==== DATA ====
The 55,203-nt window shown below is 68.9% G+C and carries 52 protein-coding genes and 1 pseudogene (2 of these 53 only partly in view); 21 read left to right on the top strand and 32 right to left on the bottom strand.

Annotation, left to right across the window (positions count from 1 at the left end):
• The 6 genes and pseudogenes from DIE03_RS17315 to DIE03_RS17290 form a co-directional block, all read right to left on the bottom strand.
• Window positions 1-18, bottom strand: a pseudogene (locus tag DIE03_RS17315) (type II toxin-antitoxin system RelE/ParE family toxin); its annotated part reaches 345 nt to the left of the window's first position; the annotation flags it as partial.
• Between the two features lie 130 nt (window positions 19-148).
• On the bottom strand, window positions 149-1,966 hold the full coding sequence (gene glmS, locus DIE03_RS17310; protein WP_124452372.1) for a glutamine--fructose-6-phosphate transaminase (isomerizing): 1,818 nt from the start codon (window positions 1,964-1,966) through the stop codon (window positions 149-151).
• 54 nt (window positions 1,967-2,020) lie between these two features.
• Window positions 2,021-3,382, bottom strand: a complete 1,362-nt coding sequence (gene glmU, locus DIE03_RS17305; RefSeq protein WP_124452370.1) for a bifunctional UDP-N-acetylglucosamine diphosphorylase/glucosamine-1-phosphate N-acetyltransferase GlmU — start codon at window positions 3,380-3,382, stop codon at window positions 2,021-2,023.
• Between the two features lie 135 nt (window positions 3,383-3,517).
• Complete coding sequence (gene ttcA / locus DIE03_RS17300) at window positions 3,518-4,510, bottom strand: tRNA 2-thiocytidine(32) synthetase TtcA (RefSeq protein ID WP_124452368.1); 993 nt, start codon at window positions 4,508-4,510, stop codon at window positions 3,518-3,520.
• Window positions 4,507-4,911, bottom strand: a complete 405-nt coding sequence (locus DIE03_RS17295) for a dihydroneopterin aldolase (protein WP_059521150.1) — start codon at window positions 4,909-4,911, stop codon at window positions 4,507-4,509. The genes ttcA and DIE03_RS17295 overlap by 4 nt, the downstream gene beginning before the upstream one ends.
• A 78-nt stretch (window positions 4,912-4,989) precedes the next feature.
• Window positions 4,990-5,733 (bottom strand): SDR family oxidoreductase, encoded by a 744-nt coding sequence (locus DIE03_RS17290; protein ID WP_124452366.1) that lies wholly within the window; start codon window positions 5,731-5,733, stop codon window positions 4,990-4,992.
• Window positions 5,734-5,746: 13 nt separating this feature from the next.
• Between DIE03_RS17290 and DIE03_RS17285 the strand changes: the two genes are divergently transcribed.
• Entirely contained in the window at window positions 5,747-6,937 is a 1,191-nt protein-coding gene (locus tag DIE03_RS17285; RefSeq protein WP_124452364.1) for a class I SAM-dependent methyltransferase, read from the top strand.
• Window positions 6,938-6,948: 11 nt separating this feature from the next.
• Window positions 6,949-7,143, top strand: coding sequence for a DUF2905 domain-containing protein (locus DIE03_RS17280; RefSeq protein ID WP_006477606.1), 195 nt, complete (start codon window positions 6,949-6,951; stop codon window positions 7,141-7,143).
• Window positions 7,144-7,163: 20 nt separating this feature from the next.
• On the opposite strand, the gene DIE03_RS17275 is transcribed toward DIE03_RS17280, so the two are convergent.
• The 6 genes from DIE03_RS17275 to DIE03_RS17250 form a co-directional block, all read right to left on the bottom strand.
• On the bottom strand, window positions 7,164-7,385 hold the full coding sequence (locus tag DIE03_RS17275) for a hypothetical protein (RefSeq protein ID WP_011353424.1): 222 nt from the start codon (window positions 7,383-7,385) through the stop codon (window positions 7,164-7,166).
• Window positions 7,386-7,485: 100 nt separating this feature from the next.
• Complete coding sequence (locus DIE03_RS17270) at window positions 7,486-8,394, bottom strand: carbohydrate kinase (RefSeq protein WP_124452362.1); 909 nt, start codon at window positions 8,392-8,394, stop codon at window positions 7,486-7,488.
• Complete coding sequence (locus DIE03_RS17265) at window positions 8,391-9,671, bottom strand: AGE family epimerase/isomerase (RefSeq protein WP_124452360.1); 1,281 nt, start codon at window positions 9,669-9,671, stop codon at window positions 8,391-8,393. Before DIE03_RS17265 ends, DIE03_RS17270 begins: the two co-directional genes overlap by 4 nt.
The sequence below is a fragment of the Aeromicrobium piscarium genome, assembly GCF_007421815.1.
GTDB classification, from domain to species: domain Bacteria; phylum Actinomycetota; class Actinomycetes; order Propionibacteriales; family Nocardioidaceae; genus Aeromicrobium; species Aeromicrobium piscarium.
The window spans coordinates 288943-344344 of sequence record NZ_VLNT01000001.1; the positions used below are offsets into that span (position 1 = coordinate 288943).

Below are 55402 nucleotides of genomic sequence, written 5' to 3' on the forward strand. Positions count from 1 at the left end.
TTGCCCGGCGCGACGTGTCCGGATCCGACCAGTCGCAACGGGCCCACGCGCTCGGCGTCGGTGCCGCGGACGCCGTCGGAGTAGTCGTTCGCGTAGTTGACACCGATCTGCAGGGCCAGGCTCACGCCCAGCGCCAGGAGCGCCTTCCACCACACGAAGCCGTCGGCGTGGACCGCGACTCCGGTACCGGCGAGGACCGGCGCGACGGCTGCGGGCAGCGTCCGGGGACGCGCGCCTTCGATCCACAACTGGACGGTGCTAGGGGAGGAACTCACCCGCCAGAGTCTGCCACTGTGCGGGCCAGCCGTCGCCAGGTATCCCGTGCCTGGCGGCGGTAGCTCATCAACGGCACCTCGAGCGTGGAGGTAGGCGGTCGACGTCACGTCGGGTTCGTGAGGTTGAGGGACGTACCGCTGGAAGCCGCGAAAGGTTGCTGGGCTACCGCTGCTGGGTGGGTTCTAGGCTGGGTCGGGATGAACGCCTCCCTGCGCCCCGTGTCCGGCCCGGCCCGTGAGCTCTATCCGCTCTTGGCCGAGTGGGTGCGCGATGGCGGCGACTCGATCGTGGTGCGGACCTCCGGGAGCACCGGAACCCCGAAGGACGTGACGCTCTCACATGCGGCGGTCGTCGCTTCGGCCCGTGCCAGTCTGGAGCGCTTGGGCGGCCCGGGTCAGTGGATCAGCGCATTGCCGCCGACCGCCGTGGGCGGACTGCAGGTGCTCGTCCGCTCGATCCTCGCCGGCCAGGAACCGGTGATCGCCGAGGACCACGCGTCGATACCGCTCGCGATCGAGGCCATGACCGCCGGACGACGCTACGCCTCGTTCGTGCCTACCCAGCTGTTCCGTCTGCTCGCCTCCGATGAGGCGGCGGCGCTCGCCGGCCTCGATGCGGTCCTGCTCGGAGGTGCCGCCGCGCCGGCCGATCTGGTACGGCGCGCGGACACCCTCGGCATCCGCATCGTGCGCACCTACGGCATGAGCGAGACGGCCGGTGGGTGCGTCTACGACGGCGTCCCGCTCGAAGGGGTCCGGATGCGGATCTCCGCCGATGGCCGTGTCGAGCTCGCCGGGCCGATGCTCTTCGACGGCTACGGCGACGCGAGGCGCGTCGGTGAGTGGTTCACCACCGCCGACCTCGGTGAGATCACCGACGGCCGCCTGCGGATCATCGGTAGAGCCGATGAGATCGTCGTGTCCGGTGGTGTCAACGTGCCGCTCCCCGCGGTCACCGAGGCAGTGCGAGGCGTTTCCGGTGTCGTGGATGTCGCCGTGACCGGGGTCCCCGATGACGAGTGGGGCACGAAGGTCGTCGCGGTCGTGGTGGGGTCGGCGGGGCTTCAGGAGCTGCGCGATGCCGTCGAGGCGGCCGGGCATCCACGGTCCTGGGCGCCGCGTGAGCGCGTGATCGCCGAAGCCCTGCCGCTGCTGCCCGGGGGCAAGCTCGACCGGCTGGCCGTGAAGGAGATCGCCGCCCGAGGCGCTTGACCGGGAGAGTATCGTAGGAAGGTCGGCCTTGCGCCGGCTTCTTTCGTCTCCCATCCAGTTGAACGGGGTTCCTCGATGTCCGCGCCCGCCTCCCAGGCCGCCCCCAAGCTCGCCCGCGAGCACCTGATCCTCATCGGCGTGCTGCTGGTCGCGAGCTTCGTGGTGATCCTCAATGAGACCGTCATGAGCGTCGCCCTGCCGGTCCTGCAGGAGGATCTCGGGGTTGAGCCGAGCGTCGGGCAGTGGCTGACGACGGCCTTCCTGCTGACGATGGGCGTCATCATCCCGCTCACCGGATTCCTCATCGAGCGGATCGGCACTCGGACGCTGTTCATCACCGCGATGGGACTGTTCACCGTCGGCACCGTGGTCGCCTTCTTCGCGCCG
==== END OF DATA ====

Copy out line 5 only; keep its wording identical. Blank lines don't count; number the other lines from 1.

• Between the two features lie 130 nt (window positions 19-148).